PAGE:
• This Karumba Basin dataset contains descriptive attribute information for the areas bounded by the relevant spatial groundwater feature in the associated Hydrogeology Index map. Descriptive topics are grouped into the following themes: Location and administration; Demographics; Physical geography; Surface water; Geology; Hydrogeology; Groundwater; Groundwater management and use; Environment; Land use and industry types; and Scientific stimulus. The Karumba Basin is a shallow geological basin in Queensland, Australia, composed of sedimentary rocks and unconsolidated sediments that cover the Mesozoic Carpentaria Basin. Deposition started during the Late Cretaceous to Early Paleocene and has continued into the Holocene. The basin extends from western Cape York Peninsula into the Gulf of Carpentaria, where it connects with Cenozoic sediment deposits in Papua New Guinea. Although the sediments in both areas share lithostratigraphic and biostratigraphic similarities, their tectonic histories differ. The basin's structural geology is relatively uniform, with a significant downwarp known as the Gilbert-Mitchell Trough in Cape York Peninsula and another depocenter offshore in the Gulf of Carpentaria. The depositional history and stratigraphy of the Karumba Basin can be divided into three cycles of deposition, erosion, weathering, and the formation of stratigraphic units. The earliest cycle (the Bulimba Cycle) began in the Late Cretaceous to Early Paleocene, with episodes of significant uplift along the eastern margins of the basin. This resulted in the deposition of the Bulimba Formation and the Weipa Beds, primarily consisting of claystone, sandstone, conglomerate, and siltstone with minor coal layers. This cycle was followed by a period of planation and deep weathering, creating the Aurukun Surface. The second cycle (the Wyaaba Cycle) was initiated by large-scale earth movements along the Great Dividing Ranges, forming much of the eastern boundary of the Karumba Basin, and leading to the formation of the Wyaaba beds and other equivalent units. These beds consist mainly of fluvial to paralic clay-rich sandstone, conglomerate, siltstone, and claystone. In the south-west, Oligocene to Pliocene limestone deposits also formed in lacustrine settings, and were sourced from and deposited upon the underlying Georgina Basin. The cycle ended with ensuing periods of erosion and weathering and the development of the Pliocene Kendall Surface, as well as widespread basaltic volcanism. The final cycle (the Claraville Cycle) started in the Pliocene and continues to the present. It has experienced several episodes of uplift and deposition controlled by sea level change, climate variability and volcanism in the south. The Claraville beds are unconsolidated sediments, chiefly comprised of clayey quartzose sand and mud with minor gravels, reaching approximately 148 m thickness offshore, and approximately 70 m onshore. As this cycle is still ongoing, no terminal surface has been formed, and most units consist of unconsolidated surficial sediments.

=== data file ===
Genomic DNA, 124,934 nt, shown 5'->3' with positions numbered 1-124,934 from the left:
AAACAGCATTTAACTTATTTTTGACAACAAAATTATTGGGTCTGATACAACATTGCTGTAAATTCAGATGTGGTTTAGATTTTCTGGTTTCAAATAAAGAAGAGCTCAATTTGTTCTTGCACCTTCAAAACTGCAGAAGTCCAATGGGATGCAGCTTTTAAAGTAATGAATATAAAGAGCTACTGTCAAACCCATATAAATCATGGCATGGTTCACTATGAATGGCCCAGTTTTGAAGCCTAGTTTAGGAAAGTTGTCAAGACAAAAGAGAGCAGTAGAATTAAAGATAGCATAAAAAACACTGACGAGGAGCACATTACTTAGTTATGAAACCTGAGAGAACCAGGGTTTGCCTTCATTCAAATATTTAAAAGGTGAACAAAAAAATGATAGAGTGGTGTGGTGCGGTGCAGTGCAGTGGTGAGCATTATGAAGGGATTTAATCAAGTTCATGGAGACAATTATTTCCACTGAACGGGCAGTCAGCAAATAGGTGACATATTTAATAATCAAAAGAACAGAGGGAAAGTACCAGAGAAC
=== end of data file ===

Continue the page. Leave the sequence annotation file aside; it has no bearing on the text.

• This Amadeus Basin dataset contains descriptive attribute information for the areas bounded by the relevant spatial groundwater feature in the associated Hydrogeology Index map. Descriptive topics are grouped into the following themes: Location and administration; Demographics; Physical geography; Surface water; Geology; Hydrogeology; Groundwater; Groundwater management and use; Environment; Land use and industry types; and Scientific stimulus. The Amadeus Basin is a sedimentary basin in central Australia that spans from the Neoproterozoic to Late Devonian, potentially Early Carboniferous, periods. It contains clastic, carbonate, and evaporitic sedimentary rocks, with a total thickness of 6,000 m to 14,000 m. The Neoproterozoic section alone is up to 3,000 m thick and is divided into four super-sequences separated by major unconformities. The basin is an active hydrocarbon province, with ongoing oil and gas production and the potential for further discoveries. Several key petroleum source rock units have been identified in the Amadeus Basin. The Gillen Formation, found in the northeast, consists of marine black shale, dolostone, sandstone, and evaporite, reaching a maximum thickness of 850 m. The Loves Creek Formation comprises deep water grainstone and mudstone overlain by stromatolite-bearing grainstone and dolostone, with a thickness of up to 500 m. The Johnnys Creek Formation is a unit composed of red bed and dolomitic limestone or dolostone, along with siltstone and sandstone, up to 400 m thick. The Inindia beds consist of sandstone, siltstone, chert, jasper, tillite, and dolostone, with a maximum thickness of 2,000 m and were deposited in shallow marine conditions. The Aralka Formation is a siltstone and shale unit with two members, the Ringwood Member and the Limbla Member, reaching a thickness of up to 1,000 m. The Pertatataka Formation is a turbiditic red and green siltstone and shale unit, along with minor feldspathic sandstone, deposited in a deep marine or marine shelf environment, typically about 350 m thick but up to 1,400 m thick at certain locations. The Winnall Group is a succession of sandstone and siltstone, with a maximum thickness of 2,134 m. The Chandler Formation is a poorly exposed unit consisting of halite, foetid carbonate mudstone, shale, and siltstone, deposited in a shallow marine environment, with halite deposits reaching thicknesses of 230 m to 450 m. The Giles Creek Dolostone is a carbonate and siltstone unit, with minor sandstone, deposited in a shallow-marine environment. The Horn Valley Siltstone is a thinly bedded shale and siltstone, with nodular limestone and sandy phosphatic and glauconitic interbeds, serving as the primary hydrocarbon source rock in the basin. Lastly, the Stairway Sandstone is 544 m thick and divided into three subunits, consisting of quartzitic sandstone, black shale, siltstone, mudstone, and phosphorites.